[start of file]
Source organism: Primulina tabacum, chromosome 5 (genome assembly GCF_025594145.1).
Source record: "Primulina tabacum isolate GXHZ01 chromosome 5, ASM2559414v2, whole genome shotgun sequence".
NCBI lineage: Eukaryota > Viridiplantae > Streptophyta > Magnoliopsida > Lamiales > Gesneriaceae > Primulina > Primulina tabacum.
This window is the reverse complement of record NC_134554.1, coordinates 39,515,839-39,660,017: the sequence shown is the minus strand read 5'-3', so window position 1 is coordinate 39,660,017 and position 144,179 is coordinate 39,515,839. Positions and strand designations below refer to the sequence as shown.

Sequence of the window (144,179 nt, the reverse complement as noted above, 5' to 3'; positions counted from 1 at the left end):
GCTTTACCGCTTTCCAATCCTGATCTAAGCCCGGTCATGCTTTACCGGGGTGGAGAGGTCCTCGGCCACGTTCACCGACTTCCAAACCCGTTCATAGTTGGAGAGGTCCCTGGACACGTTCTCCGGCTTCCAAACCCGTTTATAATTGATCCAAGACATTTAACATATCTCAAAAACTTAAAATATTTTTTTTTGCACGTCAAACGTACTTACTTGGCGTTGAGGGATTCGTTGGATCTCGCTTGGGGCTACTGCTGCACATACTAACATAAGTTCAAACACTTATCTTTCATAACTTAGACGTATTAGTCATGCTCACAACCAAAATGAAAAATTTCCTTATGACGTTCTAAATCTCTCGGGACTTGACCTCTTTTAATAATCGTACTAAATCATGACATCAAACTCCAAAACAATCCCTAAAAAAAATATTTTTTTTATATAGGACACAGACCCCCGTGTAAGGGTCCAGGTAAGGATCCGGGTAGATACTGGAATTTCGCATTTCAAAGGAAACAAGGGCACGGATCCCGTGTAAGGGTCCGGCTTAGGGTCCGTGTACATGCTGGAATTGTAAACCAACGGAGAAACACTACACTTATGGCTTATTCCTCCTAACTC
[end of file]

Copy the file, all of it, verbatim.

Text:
Source organism: Primulina tabacum, chromosome 5 (genome assembly GCF_025594145.1).
Source record: "Primulina tabacum isolate GXHZ01 chromosome 5, ASM2559414v2, whole genome shotgun sequence".
NCBI lineage: Eukaryota > Viridiplantae > Streptophyta > Magnoliopsida > Lamiales > Gesneriaceae > Primulina > Primulina tabacum.
This window is the reverse complement of record NC_134554.1, coordinates 39,515,839-39,660,017: the sequence shown is the minus strand read 5'-3', so window position 1 is coordinate 39,660,017 and position 144,179 is coordinate 39,515,839. Positions and strand designations below refer to the sequence as shown.

Sequence of the window (144,179 nt, the reverse complement as noted above, 5' to 3'; positions counted from 1 at the left end):
GCTTTACCGCTTTCCAATCCTGATCTAAGCCCGGTCATGCTTTACCGGGGTGGAGAGGTCCTCGGCCACGTTCACCGACTTCCAAACCCGTTCATAGTTGGAGAGGTCCCTGGACACGTTCTCCGGCTTCCAAACCCGTTTATAATTGATCCAAGACATTTAACATATCTCAAAAACTTAAAATATTTTTTTTTGCACGTCAAACGTACTTACTTGGCGTTGAGGGATTCGTTGGATCTCGCTTGGGGCTACTGCTGCACATACTAACATAAGTTCAAACACTTATCTTTCATAACTTAGACGTATTAGTCATGCTCACAACCAAAATGAAAAATTTCCTTATGACGTTCTAAATCTCTCGGGACTTGACCTCTTTTAATAATCGTACTAAATCATGACATCAAACTCCAAAACAATCCCTAAAAAAAATATTTTTTTTATATAGGACACAGACCCCCGTGTAAGGGTCCAGGTAAGGATCCGGGTAGATACTGGAATTTCGCATTTCAAAGGAAACAAGGGCACGGATCCCGTGTAAGGGTCCGGCTTAGGGTCCGTGTACATGCTGGAATTGTAAACCAACGGAGAAACACTACACTTATGGCTTATTCCTCCTAACTC